It’s interesting that most hits today have some synth incorporated into other instrumentation. What’s your view on the staying power of EDM?

All “fads” come and go. Disco, 80’s New Wave, Hair Metal and Grunge all had their day, but they never fully disappear. It will be the same with EDM. Electronic Dance Music is always going to be around in one manifestation or another, but it’s prominence in the mainstream will vary with the times.

What’s the role of individual, subjective musical taste in what makes a song a hit song? How important is timing and context (what other songs are on the charts at any given moment)?

Musical taste is 100% subjective. The listener either connects with a song or they don’t – it’s that black and white. As for timing, it obviously helps. For example, if the Pop scene was completely being dominated by songs possessing an Electro Pop, Hip Hop/Rap influence, and that’s what was being pushed and marketed, then songs of that ilk will definitely have the best chance to succeed at that point in time.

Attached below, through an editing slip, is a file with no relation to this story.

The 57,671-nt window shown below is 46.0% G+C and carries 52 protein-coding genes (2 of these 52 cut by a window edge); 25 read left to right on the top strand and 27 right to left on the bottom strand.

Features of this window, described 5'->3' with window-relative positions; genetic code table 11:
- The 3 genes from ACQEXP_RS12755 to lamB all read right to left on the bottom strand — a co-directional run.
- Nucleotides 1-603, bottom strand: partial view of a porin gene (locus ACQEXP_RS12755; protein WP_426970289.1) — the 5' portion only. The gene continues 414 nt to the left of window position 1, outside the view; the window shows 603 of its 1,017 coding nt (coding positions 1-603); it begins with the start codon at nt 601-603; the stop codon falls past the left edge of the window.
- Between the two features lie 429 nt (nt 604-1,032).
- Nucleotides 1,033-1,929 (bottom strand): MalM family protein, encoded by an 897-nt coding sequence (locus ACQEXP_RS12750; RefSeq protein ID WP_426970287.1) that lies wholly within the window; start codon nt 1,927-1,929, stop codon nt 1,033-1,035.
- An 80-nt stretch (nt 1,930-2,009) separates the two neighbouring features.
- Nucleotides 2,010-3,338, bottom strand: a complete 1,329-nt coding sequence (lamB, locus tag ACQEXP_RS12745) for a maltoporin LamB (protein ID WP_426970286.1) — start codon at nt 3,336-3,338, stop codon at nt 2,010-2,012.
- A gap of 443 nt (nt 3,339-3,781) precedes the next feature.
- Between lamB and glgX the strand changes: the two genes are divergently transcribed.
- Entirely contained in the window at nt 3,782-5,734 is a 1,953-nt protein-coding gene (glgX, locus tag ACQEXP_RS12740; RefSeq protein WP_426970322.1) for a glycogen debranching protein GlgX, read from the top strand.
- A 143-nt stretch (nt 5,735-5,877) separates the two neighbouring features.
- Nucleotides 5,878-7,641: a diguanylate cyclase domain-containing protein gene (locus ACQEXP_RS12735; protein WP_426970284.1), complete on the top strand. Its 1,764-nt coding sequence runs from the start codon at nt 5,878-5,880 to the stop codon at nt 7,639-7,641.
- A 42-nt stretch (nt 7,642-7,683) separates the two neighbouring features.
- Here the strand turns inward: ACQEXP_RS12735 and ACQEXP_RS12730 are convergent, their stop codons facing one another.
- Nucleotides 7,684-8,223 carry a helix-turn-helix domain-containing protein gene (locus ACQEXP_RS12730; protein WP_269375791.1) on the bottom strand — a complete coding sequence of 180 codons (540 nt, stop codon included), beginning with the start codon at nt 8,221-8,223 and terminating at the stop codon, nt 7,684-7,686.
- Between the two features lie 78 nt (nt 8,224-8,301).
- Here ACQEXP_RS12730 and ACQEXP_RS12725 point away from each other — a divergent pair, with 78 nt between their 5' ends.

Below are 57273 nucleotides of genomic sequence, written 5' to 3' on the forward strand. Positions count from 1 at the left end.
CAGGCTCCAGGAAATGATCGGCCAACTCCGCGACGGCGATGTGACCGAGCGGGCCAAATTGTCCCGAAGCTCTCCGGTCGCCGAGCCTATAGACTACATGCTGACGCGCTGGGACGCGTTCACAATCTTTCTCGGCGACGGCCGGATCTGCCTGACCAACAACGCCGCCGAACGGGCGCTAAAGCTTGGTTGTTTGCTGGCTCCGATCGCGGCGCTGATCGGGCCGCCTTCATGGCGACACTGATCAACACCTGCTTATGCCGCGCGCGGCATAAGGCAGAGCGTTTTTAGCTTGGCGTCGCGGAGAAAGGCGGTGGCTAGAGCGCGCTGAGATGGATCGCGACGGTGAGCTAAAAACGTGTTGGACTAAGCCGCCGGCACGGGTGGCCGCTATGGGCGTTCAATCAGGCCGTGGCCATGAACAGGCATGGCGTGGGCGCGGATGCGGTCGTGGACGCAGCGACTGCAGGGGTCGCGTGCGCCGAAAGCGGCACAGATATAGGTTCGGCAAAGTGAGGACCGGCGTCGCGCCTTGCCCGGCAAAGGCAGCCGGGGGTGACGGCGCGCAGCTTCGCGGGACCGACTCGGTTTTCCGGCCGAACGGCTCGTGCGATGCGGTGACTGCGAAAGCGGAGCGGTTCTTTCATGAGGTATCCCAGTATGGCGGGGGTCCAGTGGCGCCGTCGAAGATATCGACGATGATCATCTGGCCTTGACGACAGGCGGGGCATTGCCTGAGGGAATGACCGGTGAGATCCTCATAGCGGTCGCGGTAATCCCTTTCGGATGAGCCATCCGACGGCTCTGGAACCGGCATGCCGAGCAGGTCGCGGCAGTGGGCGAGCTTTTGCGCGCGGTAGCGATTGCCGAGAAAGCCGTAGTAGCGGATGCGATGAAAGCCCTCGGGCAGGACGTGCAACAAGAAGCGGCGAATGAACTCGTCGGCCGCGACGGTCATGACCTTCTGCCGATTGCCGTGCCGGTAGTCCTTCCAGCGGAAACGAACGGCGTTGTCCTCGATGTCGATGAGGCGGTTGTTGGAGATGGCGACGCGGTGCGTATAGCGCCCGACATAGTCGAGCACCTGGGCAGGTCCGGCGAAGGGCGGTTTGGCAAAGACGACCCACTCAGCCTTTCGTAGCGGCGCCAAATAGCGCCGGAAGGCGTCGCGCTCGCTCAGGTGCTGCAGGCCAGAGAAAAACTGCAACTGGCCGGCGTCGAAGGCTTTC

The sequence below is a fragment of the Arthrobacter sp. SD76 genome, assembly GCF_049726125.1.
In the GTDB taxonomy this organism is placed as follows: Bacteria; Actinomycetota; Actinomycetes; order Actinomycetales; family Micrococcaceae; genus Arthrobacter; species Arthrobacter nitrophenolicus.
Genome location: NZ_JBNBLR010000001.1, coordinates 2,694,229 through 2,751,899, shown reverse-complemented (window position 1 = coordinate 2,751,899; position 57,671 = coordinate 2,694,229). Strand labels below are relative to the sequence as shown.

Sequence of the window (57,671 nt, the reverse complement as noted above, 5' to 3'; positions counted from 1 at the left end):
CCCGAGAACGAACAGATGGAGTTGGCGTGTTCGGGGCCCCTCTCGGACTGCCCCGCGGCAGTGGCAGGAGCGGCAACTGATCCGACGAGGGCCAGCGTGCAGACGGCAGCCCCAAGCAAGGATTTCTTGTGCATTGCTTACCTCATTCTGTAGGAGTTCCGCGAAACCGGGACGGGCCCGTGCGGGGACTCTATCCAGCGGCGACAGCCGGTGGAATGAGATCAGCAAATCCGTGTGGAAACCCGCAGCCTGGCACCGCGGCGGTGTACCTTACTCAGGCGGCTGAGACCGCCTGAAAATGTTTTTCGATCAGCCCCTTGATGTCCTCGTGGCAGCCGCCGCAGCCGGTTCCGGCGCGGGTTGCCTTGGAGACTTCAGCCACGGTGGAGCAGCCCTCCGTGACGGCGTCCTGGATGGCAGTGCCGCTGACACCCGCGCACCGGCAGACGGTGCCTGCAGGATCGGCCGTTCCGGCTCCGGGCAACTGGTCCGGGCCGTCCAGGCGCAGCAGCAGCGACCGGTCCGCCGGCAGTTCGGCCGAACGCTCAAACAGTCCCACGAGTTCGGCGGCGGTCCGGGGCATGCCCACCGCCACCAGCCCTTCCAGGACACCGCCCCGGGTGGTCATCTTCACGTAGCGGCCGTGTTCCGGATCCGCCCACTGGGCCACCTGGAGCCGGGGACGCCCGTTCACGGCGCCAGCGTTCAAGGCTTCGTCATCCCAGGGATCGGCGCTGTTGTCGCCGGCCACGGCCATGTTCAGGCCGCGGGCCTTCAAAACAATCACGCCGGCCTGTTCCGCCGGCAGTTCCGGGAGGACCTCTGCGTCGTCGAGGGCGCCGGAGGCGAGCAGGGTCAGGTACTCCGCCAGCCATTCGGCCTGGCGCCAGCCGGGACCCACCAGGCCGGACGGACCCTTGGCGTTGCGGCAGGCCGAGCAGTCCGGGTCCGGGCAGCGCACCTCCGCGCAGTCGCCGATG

Another good example is the grunge scene in the 90’s. Every label was scrambling to sign grunge bands. The ones that were the best (and most commercial) hit it big. But #1’s are a different kind on animal. They might be in-line with what’s going on within a particular scene, or they might go against the grain (i.e. Adele, Gotye, Fun, PSY). It usually comes down to the combination of the song plus external factors such as the video and dance associated with “Gangnam Style.” Or Fun’s “We Are Young” being featured on Glee and in a Super Bowl commercial.